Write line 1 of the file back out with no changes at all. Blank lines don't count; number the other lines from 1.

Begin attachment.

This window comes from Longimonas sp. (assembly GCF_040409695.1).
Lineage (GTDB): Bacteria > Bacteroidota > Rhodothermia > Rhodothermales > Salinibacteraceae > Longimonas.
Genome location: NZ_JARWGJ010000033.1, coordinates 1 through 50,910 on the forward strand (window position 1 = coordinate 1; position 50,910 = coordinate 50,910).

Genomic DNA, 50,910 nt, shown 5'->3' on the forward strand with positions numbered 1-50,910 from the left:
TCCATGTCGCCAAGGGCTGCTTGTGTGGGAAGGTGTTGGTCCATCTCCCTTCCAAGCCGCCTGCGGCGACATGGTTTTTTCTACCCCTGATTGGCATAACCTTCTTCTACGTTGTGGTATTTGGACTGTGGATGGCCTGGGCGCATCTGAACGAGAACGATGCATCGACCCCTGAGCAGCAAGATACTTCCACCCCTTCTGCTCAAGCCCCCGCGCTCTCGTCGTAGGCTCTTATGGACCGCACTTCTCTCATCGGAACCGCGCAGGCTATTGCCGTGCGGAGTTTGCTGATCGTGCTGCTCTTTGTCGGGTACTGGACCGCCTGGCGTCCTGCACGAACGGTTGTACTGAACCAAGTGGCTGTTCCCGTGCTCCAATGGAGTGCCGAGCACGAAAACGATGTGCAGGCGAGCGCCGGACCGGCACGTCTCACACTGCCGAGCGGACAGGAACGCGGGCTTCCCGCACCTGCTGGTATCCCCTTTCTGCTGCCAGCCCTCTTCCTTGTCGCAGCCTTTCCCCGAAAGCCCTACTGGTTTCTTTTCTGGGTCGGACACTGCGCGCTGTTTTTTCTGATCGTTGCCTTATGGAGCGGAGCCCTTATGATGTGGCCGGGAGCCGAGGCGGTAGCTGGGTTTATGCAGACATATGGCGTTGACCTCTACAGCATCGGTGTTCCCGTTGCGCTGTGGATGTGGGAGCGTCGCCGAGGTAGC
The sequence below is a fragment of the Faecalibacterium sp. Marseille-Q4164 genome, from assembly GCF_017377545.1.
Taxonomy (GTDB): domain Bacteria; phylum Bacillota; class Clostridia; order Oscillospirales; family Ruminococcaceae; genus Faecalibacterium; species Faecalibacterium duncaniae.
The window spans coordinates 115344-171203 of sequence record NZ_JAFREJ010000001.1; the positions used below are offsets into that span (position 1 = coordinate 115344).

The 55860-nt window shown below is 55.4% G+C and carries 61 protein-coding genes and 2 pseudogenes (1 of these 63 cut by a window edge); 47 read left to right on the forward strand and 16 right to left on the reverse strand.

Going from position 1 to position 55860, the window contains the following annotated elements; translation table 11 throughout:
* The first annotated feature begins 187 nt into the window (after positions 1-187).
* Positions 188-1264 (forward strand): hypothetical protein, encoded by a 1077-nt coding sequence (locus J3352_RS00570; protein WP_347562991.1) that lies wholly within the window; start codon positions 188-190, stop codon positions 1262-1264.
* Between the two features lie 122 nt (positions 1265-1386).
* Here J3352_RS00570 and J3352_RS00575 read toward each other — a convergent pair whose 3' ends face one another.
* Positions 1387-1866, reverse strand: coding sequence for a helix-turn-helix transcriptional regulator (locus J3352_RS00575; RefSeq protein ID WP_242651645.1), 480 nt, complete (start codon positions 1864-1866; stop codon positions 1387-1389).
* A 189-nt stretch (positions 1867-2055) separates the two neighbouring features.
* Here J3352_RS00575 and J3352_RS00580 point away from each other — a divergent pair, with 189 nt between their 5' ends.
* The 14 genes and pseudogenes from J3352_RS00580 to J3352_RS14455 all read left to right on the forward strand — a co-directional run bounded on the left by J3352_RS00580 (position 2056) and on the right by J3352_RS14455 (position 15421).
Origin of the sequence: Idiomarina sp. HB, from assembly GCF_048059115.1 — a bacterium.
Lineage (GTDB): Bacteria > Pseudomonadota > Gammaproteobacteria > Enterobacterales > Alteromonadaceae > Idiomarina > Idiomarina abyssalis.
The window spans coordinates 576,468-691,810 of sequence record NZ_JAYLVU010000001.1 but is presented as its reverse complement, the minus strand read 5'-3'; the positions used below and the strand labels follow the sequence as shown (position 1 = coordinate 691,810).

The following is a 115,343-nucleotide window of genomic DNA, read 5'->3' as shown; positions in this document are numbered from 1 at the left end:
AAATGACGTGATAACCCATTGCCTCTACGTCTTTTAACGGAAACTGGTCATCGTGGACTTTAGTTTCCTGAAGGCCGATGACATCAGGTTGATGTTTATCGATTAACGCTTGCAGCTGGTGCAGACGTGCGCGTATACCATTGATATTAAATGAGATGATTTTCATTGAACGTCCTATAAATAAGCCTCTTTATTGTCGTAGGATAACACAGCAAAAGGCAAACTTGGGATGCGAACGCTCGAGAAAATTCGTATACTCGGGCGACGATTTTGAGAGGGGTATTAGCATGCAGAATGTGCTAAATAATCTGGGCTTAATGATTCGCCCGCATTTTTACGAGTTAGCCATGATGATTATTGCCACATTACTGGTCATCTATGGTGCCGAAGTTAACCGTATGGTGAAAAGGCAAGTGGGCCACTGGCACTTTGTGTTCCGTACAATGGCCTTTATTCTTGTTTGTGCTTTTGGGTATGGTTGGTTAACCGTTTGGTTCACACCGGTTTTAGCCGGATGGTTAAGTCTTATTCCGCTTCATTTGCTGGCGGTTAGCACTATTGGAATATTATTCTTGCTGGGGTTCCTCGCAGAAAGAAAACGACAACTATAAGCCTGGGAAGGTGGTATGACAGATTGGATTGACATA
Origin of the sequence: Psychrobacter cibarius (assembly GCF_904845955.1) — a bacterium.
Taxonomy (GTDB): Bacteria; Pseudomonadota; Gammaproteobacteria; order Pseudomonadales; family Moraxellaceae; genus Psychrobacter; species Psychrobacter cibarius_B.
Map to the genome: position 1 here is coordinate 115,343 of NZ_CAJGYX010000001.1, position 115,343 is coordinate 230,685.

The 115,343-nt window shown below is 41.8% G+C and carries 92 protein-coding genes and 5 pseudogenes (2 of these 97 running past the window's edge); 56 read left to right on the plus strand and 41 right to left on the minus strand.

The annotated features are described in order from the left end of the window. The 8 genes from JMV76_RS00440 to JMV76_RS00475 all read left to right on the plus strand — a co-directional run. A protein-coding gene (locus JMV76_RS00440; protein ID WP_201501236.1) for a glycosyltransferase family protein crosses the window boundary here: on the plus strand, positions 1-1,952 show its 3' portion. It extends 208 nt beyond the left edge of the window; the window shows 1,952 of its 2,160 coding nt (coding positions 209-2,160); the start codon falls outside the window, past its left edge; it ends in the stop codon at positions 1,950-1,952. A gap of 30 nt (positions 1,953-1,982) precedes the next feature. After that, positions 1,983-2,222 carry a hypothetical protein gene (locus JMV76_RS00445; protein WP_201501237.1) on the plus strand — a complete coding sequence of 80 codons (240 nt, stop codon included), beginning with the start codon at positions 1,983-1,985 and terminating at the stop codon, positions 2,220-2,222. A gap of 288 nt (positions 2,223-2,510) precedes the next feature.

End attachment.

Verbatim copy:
This window comes from Longimonas sp. (assembly GCF_040409695.1).